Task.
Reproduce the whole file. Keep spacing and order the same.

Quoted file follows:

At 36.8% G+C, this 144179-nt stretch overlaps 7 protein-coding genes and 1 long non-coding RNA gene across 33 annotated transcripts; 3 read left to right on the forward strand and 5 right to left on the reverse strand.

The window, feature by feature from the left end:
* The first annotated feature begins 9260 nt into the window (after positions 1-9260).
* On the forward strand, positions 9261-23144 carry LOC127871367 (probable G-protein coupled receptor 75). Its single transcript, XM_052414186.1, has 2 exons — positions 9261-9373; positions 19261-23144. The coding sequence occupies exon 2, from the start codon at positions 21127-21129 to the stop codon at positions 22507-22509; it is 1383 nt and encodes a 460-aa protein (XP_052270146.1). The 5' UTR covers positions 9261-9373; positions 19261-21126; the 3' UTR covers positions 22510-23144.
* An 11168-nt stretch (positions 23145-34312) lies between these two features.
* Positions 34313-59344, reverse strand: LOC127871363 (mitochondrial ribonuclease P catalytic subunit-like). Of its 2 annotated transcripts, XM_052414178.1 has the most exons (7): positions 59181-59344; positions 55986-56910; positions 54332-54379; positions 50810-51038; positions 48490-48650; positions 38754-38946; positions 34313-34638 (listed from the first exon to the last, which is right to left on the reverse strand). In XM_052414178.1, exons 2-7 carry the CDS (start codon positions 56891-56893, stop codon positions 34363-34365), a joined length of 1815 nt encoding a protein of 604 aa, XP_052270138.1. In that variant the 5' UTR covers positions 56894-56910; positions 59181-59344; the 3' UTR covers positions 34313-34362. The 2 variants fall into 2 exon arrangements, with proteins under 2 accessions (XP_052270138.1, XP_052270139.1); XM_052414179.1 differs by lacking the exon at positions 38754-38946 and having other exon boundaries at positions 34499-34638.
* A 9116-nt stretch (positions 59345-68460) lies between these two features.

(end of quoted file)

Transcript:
At 36.8% G+C, this 144179-nt stretch overlaps 7 protein-coding genes and 1 long non-coding RNA gene across 33 annotated transcripts; 3 read left to right on the forward strand and 5 right to left on the reverse strand.

The window, feature by feature from the left end:
* The first annotated feature begins 9260 nt into the window (after positions 1-9260).
* On the forward strand, positions 9261-23144 carry LOC127871367 (probable G-protein coupled receptor 75). Its single transcript, XM_052414186.1, has 2 exons — positions 9261-9373; positions 19261-23144. The coding sequence occupies exon 2, from the start codon at positions 21127-21129 to the stop codon at positions 22507-22509; it is 1383 nt and encodes a 460-aa protein (XP_052270146.1). The 5' UTR covers positions 9261-9373; positions 19261-21126; the 3' UTR covers positions 22510-23144.
* An 11168-nt stretch (positions 23145-34312) lies between these two features.
* Positions 34313-59344, reverse strand: LOC127871363 (mitochondrial ribonuclease P catalytic subunit-like). Of its 2 annotated transcripts, XM_052414178.1 has the most exons (7): positions 59181-59344; positions 55986-56910; positions 54332-54379; positions 50810-51038; positions 48490-48650; positions 38754-38946; positions 34313-34638 (listed from the first exon to the last, which is right to left on the reverse strand). In XM_052414178.1, exons 2-7 carry the CDS (start codon positions 56891-56893, stop codon positions 34363-34365), a joined length of 1815 nt encoding a protein of 604 aa, XP_052270138.1. In that variant the 5' UTR covers positions 56894-56910; positions 59181-59344; the 3' UTR covers positions 34313-34362. The 2 variants fall into 2 exon arrangements, with proteins under 2 accessions (XP_052270138.1, XP_052270139.1); XM_052414179.1 differs by lacking the exon at positions 38754-38946 and having other exon boundaries at positions 34499-34638.
* A 9116-nt stretch (positions 59345-68460) lies between these two features.